I believe, based on my experience (and I may be wrong), that their market for these sort of things is on the B2B side of things, where companies often insist that in order to use operating system 'A' on a machine, the manufacturer must have "certified" said machine to run with OS 'A'. So basically yes, it's just a market gimmick.

As far as consumers are concerned, you just buy whichever machine you like sans OS and install your own. If said machine comes with an OS pre-installed (practically all of them), then you just return the OS hard media / sticker / whatever proof of purchase for a reimbursement, ignoring T&Cs that tend to say that you either return the whole thing (OS+hardware) or nothing--the reason those T&Cs are invalid btw is that they come from the OS manufacturer, with whom you have never entered into any commercial relationship.

In the 13 years I have been doing this not once I have been challenged. The bastards... a challenge or refusal is exactly what I would like, so I can get this through the courts, but as I say, that hasn't happened so far.

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FAIL

It will under powered and over priced to cover the Microsoft tax.

It will certainly not be the same price or cheaper than the equivilant sold with M$.

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Meh

Unnh

So instead of being inflicted with metro we get lumbered with Unity?

Not interested unless I can overylay the Xubuntu desktop.

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Anonymous Coward

Re: Unnh

A little googling would have told you that it's the matter of a single "sudo apt-get install...". It's very painless to stick xcfe on Ubuntu (and a good idea, as Unity os a bit rubbish, tbh).

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WTF?

Re: Unnh

Let me see...

Open terminal app

Type "sudo apt-get install xubuntu-desktop"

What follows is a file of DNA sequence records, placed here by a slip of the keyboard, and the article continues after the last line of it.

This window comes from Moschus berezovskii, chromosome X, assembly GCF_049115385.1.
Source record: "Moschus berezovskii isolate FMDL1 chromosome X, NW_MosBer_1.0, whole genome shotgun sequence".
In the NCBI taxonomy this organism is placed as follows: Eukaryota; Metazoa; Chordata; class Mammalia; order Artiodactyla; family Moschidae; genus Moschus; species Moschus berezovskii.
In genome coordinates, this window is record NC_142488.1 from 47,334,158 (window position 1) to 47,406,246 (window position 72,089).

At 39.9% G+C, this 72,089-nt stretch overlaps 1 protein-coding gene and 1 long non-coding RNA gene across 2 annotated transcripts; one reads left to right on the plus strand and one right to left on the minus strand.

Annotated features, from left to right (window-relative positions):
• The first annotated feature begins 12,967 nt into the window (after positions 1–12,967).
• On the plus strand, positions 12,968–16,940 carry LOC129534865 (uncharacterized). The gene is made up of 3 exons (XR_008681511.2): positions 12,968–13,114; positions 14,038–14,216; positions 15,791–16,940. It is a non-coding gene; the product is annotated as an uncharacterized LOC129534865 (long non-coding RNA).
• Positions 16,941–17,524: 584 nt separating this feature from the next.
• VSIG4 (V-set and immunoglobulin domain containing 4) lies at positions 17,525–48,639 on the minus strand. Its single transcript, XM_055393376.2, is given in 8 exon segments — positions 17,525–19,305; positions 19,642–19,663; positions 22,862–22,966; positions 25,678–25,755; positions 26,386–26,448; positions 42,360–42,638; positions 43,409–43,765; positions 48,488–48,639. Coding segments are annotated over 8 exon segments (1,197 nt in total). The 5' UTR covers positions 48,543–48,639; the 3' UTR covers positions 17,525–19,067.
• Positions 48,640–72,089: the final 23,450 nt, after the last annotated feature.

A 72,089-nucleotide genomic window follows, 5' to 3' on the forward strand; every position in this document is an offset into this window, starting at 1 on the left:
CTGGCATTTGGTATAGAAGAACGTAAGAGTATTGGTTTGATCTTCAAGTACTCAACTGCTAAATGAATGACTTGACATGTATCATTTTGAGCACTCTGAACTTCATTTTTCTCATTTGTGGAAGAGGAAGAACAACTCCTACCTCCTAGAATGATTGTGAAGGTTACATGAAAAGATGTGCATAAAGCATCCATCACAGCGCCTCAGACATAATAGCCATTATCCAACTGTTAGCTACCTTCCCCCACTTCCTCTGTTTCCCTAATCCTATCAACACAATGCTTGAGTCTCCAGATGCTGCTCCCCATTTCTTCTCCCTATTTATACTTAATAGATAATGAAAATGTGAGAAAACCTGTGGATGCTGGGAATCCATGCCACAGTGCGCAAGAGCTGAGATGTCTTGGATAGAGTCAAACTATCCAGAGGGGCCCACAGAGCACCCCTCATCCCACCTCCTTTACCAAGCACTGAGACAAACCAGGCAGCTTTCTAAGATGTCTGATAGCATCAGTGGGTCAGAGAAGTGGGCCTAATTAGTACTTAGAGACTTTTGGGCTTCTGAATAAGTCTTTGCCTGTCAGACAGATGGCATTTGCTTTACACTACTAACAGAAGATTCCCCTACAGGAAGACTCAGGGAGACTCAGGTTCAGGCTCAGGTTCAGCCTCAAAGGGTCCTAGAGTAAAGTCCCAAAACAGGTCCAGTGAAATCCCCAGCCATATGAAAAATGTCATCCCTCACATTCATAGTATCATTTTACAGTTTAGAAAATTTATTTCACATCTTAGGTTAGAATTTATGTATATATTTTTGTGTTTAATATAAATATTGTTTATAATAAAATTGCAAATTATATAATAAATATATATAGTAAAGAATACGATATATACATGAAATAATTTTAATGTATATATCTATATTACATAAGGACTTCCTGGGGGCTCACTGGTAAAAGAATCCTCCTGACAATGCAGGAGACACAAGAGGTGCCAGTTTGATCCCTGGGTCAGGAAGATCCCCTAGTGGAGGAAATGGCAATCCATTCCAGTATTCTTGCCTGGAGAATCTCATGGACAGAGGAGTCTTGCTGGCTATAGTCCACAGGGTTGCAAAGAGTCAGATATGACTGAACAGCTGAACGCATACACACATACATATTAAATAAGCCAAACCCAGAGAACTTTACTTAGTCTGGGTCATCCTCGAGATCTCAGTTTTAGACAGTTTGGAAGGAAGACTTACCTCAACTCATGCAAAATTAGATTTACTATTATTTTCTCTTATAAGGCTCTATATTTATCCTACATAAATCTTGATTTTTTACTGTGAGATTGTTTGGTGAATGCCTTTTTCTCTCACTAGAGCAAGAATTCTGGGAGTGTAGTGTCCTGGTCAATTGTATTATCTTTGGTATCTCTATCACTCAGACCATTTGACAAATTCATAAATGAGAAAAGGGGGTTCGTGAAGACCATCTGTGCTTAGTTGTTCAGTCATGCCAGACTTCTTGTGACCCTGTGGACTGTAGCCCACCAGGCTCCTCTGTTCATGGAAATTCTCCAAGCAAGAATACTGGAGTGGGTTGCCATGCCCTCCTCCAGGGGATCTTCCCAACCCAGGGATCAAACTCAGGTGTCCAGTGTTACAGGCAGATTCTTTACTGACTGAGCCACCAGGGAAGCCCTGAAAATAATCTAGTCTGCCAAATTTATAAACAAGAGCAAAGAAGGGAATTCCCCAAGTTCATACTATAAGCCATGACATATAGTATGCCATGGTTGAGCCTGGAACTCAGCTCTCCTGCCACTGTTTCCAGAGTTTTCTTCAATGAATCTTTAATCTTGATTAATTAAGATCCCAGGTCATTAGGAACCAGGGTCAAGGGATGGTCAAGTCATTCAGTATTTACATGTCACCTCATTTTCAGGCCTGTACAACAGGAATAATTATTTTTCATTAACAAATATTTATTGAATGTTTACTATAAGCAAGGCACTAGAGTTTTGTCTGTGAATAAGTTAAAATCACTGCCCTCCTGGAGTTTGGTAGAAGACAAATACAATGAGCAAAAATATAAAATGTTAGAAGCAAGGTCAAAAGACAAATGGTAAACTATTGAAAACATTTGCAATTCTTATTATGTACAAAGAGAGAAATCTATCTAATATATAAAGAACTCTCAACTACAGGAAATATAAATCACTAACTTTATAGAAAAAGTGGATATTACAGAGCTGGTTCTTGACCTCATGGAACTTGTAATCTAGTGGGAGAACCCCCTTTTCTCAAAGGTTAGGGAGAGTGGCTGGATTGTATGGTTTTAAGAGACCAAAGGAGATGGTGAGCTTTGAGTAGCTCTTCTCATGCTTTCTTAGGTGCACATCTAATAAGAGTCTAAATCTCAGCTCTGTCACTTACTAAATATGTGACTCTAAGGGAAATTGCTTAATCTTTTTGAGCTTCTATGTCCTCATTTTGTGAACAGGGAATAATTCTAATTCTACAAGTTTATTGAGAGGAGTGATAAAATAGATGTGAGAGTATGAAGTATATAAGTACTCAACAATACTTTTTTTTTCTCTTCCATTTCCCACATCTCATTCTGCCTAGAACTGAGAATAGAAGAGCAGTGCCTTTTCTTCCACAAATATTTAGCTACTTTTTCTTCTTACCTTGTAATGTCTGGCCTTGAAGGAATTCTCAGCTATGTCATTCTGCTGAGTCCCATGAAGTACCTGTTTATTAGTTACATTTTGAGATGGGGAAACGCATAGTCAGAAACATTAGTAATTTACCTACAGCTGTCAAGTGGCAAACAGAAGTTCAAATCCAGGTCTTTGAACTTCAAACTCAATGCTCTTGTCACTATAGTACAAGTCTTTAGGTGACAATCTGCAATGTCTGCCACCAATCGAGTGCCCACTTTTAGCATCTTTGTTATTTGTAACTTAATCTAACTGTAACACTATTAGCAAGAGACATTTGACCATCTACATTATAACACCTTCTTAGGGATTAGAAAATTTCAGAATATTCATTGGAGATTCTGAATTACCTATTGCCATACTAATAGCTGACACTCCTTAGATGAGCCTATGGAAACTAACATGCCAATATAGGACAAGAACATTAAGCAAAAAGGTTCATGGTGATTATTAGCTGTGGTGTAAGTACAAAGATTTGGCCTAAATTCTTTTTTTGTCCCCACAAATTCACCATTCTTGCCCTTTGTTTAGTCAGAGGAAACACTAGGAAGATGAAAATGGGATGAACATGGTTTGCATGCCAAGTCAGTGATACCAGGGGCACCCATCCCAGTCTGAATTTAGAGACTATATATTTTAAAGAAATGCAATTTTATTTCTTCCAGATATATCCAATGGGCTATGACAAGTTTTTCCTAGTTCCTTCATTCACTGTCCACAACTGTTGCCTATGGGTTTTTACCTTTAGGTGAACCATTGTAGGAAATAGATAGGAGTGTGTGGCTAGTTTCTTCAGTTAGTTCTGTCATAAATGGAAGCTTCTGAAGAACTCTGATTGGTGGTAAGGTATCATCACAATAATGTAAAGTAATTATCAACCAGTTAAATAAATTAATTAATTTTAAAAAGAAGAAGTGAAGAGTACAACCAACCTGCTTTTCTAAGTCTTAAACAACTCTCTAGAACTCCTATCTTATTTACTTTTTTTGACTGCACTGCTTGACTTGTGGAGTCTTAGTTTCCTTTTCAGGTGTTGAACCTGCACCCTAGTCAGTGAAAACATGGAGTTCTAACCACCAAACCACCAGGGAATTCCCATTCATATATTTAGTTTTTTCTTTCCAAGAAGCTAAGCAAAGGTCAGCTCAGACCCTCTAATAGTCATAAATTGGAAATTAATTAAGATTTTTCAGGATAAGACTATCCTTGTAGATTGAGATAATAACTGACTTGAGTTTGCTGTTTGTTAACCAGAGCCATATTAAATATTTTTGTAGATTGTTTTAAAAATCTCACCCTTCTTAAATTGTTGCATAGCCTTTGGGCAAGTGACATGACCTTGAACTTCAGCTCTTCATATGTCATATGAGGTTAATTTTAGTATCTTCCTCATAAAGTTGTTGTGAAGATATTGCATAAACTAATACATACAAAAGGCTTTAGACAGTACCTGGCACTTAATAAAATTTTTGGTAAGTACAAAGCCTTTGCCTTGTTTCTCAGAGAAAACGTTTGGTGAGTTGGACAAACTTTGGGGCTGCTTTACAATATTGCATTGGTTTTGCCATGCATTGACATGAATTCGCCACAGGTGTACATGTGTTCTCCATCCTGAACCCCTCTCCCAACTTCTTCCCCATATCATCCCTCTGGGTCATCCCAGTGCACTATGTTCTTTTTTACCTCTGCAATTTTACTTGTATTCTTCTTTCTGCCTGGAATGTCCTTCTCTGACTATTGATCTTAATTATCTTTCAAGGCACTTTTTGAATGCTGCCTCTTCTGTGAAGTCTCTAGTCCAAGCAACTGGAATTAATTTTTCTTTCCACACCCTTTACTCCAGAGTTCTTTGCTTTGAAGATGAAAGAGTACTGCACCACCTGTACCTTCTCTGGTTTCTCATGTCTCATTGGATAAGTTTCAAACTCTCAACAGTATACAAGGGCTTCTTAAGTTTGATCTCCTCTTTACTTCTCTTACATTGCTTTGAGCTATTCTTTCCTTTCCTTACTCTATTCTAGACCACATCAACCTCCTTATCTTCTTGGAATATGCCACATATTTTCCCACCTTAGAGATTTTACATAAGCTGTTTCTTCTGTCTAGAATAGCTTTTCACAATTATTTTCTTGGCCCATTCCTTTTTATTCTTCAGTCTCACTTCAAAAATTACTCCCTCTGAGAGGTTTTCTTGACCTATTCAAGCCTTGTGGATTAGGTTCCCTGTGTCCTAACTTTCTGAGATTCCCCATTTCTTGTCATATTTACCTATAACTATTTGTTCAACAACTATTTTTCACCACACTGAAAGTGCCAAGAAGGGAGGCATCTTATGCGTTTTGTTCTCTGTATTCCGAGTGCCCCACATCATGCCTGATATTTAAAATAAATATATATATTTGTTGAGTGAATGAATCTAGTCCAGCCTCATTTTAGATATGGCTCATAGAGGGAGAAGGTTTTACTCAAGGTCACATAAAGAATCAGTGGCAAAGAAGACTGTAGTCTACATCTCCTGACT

Log out;

Select Xfce or Xubuntu session;

Log in.

Done

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Mushroom

You know what we really need?

What we really need is for those greasy ambulance-chasing lawyers to get a whiff of "mis-sold computer software" in their nostrils.

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How much do Dell pay for Windows (Home Premium or whatever)? Plus I guess Microsoft support them with hardware configuration etc. I don't think the scale of Canonical would be able to certify hardware as cheaply as Windows so although the OS is free to a user, the cost to the manufacturer is greater in interop. Long way of saying that I guess a licence for Windows costs dell ~£20, so the price difference is going to be in the region of that

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Dell costs will probably be comparable Ubuntu v Windows, they'll be paying abot £20-30 pounds for 8 Pro but extra support costs for Ubuntu likely cancel that out.

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WTF?

Thanks for the -1 without a comment to say what I got wrong? To spell it out:

1. I prefer linux

2. My argument is to do with why the price for Windows vs Linux on this Laptop, I am saying that it is going to be the same price for the punter. In other words, the cost of Windows is not going to be a a deciding factor to the RRP of the laptop as Windows is ~ negligible cost to Dell is my guess.

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Anonymous Coward

"I don't think the scale of Canonical would be able to certify hardware as cheaply as Windows so although the OS is free to a user, the cost to the manufacturer is greater in interop"

The bloke above is actually right. If anyone disagrees, please state why.

* If you are a corporate user who insists (or your customers insist) that the OS being installed be "certified" to run on the target hardware, then you pay more for the privilege (fucking stupid and useless of an idea as it is in practice, but tell that to your boss).

* If you are an individual consumer, you just buy the hardware and return the OS licence if it's not the one you're going to use, and get a refund or discount for it. Inconvenient but that's the way it is.

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Anonymous Coward

How will sales compare with Windows 8 from Dell

Fun to read all the negativity from Linux enthusiasts anxious to get the excuses logged now for what doubtless will be abysmal sales levels compared with Metro capable systems.

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Mushroom

Re: How will sales compare with Windows 8 from Dell

That depends on how easy it will be to wipe the Linux and upgrade to a Warez version of Windows 8. No one will buy it for Linux.

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Anonymous Coward

It still amazes me...

...that Dull is still in business the way they function.

As for Linux I am amazed that someone has not come up with a quality, user friendly Linux distro for mainstream consumers and small Biz. The stuff I tested was anything but user friendly and the paid tech support (sic) was so technically ignorant that they should have paid me to teach them the basics of PC operation -- as they had no clue about hardware drivers.